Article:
duck tales, episode 1


This may be old news (because I’ve blown up Instagram with photos) but we have hatched a duckling.


I don’t know what is happening but it is feeling more and more like a farm around here by the minute.


photo from Dad

The duckling came from this egg, which my Dad found on the dock last month. The female had laid it while she was off her nest and then abandoned it (after she tried to roll it into the water). So Dad picked it up and gave it to us to hatch out.


This sounded like a fabulous idea to me. I mean, who doesn’t want to hatch a duckling as their summer project? I figured we were well equipped for the job after raising our chickens. Additionally, I knew there was a huge possibility that the egg wouldn’t even hatch, but I figured there wasn’t any harm in giving it a shot. Brought the egg home, popped it in the incubator.


About a week later we candled the egg with a flashlight and determined it was fertile. At that point I started to realize how very little I knew about raising ducks, so I took to the internet and researched the subject to death. What I read scared me silly. Apparently ducks are quite different from chickens. For one thing, they tend to imprint on the first species they have contact with, and then consider themselves part of that “flock”. Also, it’s thought to be very difficult to raise a single duck to be independent in the wild.


As we were hoping to release our duckling back into the lake, I was really discouraged by the stories I read of ducklings getting attached to people and never leaving them alone again. A lady on one forum said her ducklings were more demanding than her twins. And then I hyperventilated a little.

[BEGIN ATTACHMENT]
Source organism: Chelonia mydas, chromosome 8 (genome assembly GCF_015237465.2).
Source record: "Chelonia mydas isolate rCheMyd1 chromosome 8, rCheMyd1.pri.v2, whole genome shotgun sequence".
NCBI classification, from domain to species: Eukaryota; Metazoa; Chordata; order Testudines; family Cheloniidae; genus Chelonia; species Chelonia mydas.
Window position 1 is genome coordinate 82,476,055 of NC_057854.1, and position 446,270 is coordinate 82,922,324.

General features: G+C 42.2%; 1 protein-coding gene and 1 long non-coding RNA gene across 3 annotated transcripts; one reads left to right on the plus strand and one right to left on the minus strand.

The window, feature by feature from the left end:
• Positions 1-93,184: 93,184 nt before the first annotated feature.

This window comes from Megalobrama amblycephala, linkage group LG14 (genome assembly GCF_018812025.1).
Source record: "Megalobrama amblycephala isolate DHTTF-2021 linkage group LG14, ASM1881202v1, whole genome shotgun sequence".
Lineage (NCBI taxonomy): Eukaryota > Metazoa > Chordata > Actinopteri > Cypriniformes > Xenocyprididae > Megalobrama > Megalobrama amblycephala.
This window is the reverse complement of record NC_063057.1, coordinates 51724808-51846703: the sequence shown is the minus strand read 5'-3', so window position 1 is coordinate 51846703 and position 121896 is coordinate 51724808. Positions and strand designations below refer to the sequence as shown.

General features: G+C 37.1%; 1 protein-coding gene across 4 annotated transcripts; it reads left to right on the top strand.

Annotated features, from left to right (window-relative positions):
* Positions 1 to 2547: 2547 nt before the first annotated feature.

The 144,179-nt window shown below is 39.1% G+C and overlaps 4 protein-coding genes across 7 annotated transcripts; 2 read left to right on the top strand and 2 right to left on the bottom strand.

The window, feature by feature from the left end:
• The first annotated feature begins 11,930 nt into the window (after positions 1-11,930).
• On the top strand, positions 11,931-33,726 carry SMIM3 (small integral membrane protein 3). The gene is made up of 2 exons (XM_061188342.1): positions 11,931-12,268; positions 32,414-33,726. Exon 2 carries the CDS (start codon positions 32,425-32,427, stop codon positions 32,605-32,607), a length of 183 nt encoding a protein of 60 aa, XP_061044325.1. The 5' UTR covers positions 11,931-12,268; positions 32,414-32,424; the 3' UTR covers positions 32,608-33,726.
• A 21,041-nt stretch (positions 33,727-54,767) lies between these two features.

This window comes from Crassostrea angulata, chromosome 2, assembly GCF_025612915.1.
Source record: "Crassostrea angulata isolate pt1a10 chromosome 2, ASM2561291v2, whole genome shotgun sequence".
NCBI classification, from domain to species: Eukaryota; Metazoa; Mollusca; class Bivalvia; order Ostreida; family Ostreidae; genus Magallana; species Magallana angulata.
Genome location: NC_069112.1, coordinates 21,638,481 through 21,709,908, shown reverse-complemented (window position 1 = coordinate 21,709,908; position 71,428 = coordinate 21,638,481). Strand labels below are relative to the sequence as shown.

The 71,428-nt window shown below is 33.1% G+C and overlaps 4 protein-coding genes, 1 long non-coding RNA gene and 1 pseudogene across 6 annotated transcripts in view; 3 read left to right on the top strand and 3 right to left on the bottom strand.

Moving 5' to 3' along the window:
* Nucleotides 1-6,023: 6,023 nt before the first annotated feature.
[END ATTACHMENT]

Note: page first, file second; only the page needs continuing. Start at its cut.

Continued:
I’d be lying if I said I didn’t question whether or not we’d done the right thing. And I also wondered if it was too late to let nature take it’s course, but by the time I’d had that thought we were able to see the embryo (about the size of a kidney bean) moving around inside the egg. That was it for me. I was committed.


Our duckling hatched on the 29th day of incubation. We could hear it chipping away at the shell for three days before it hatched. On the last day we could hear peeping and the egg periodically shook and jumped. Late that night the duckling had created a small hole, through which we could see his bill tapping. We started playing him duckling sounds on my phone and he suddenly got very fervent about getting out of that egg.


We let him dry in the incubator and transferred him into the brooder the next morning. I don’t remember where I heard about the mirror idea, but I seriously owe that person a plate of cookies. He is enamored with his mirror buddy.


We are trying to keep his human contact to a minimum, which is hard because he is a “beanie weanie fuzzball” according to Jack. There is a driving urge to pick him up all the time.

Also, he got stuck on his back a lot during the first day, which was adorable and tragic at the same time. We named him Wobble.


The only similarity between him and the chicks we raised is that he falls asleep the exact same way. His head gets lower and lower until it just falls over on the ground.


We are trying to make his experiences as close to normal as possible. And so far it has not been nearly the nightmare I was preparing for. He needed minimal help to learn eating and drinking. He gets a bath once a day and seems strangely scared of the water, floating and not paddling much. We’re working on that.


He relies on his mirror buddy for security and companionship rather than us, which is great. I am optimistic about his future as a lake duck.